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Finland counters Russian border gambits in the high north – POLITICO


Elisabeth Braw is a senior associate fellow at the European Leadership Network, an adviser at Gallos Technologies and a regular columnist for POLITICO.

A cat-and-mouse game is unfolding in Europe’s high north.

After Russia ushered large numbers of migrants to its border with Finland in late November, Helsinki first closed some, then all of its border crossings. When it reopened some a few weeks later only to find Russia organizing more migrant crossings, Finland then swiftly closed its border once more.

Helsinki demonstrated the value of swift action. Dispensing with dillydallying is the best tool Western countries have against Russia’s innovative aggression.

By November 22 last year, nearly 1,000 migrants aided by Russia and not in possession of Finnish visas had presented themselves at the Finnish border — not an overwhelming figure, to be sure, but an unacceptable effort by Russia to cause commotion and uncertainty.

In response, Finland quickly closed most of its border crossings, leaving only the northernmost one in the Arctic open. But Russia was undeterred, and retaliated by bringing migrants there. So, the Finnish government closed this crossing too. That was on November 28, and like any responsible democratic government would, Helsinki specified the duration of the closure — about two weeks.

That seemed to do the trick; with the border closed, the migrant arrivals stopped. But when Finland reopened a pair of crossings in December, asylum seekers surfaced once more. “All of them are given bicycles [by the Russian authorities], many of them children’s bikes. A car parked onsite can be seen carrying several more bikes,” reported Barents Observer after viewing a Telegram video by one of the migrants.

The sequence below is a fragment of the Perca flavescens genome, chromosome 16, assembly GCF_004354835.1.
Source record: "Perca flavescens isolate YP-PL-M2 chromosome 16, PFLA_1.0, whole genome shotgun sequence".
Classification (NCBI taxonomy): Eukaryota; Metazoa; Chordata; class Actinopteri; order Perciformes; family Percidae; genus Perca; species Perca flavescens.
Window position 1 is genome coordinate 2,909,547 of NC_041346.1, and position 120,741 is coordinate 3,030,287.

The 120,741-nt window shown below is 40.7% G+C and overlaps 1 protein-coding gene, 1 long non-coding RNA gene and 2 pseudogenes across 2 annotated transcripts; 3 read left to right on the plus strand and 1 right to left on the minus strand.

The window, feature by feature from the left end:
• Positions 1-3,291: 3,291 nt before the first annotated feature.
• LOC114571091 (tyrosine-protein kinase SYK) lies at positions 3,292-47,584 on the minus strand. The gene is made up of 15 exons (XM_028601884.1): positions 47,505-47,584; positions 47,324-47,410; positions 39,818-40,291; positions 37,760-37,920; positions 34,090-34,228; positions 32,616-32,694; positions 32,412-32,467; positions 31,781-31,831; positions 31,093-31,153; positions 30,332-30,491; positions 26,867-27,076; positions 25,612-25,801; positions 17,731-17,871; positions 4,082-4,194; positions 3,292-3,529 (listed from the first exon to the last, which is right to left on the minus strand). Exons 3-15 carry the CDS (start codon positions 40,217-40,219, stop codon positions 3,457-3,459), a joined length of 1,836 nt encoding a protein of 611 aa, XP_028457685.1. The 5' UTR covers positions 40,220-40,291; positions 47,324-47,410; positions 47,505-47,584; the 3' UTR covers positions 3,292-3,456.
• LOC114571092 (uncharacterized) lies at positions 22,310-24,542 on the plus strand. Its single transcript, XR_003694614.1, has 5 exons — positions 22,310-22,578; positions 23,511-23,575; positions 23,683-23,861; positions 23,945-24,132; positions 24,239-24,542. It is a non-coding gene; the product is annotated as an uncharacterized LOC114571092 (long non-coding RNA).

“We’re a liberal democracy and we said, we’ll open the crossings on December 14. So, the Russians just waited until we opened them,” retired Major General Pekka Toveri, a former Finnish military intelligence chief and recently elected member of the Finnish parliament, told me. “But the border agreement we have with Russia says a border closure must have 24 hours’ notice. 24 hours is a long time. You can push a lot of people across the border,” he said.

And that is exactly what came to pass. When Helsinki closed the border again a short time later, on December 15, more than 200 asylum seekers had already presented themselves to Finnish border guards.

Finland’s border with Russia will now remain closed until January 14. Unsurprisingly, when Finnish authorities then cautiously reopen some of the crossings, they’re likely to encounter asylum seekers brought there by the Russian authorities once more. Bona fide migrants don’t have the resources to wait around by the Finnish-Russian border for weeks.

But Helsinki’s decisiveness solved, at least temporarily, an issue that could have become grown unto an unmanageable problem. Though the closed border was a major inconvenience for Finns needing to travel to Russia — especially for ethnic Russians living in Finland.